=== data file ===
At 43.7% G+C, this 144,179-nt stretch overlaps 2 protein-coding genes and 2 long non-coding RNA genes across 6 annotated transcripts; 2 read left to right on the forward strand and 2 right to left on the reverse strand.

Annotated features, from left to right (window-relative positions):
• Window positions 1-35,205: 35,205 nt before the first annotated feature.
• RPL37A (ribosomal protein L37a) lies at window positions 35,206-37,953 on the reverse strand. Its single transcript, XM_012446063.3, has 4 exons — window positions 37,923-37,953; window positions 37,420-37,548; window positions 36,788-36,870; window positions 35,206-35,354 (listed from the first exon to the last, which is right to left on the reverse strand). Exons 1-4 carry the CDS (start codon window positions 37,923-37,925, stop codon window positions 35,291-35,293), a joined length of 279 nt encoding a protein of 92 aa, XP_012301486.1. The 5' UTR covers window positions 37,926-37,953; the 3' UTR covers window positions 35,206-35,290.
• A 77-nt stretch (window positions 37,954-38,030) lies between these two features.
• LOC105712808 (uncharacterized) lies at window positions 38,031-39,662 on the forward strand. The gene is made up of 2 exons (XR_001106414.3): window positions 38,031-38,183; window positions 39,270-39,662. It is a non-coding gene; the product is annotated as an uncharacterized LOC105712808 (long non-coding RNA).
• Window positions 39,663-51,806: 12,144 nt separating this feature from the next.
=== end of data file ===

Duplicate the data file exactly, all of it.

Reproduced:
At 43.7% G+C, this 144,179-nt stretch overlaps 2 protein-coding genes and 2 long non-coding RNA genes across 6 annotated transcripts; 2 read left to right on the forward strand and 2 right to left on the reverse strand.

Annotated features, from left to right (window-relative positions):
• Window positions 1-35,205: 35,205 nt before the first annotated feature.
• RPL37A (ribosomal protein L37a) lies at window positions 35,206-37,953 on the reverse strand. Its single transcript, XM_012446063.3, has 4 exons — window positions 37,923-37,953; window positions 37,420-37,548; window positions 36,788-36,870; window positions 35,206-35,354 (listed from the first exon to the last, which is right to left on the reverse strand). Exons 1-4 carry the CDS (start codon window positions 37,923-37,925, stop codon window positions 35,291-35,293), a joined length of 279 nt encoding a protein of 92 aa, XP_012301486.1. The 5' UTR covers window positions 37,926-37,953; the 3' UTR covers window positions 35,206-35,290.
• A 77-nt stretch (window positions 37,954-38,030) lies between these two features.
• LOC105712808 (uncharacterized) lies at window positions 38,031-39,662 on the forward strand. The gene is made up of 2 exons (XR_001106414.3): window positions 38,031-38,183; window positions 39,270-39,662. It is a non-coding gene; the product is annotated as an uncharacterized LOC105712808 (long non-coding RNA).
• Window positions 39,663-51,806: 12,144 nt separating this feature from the next.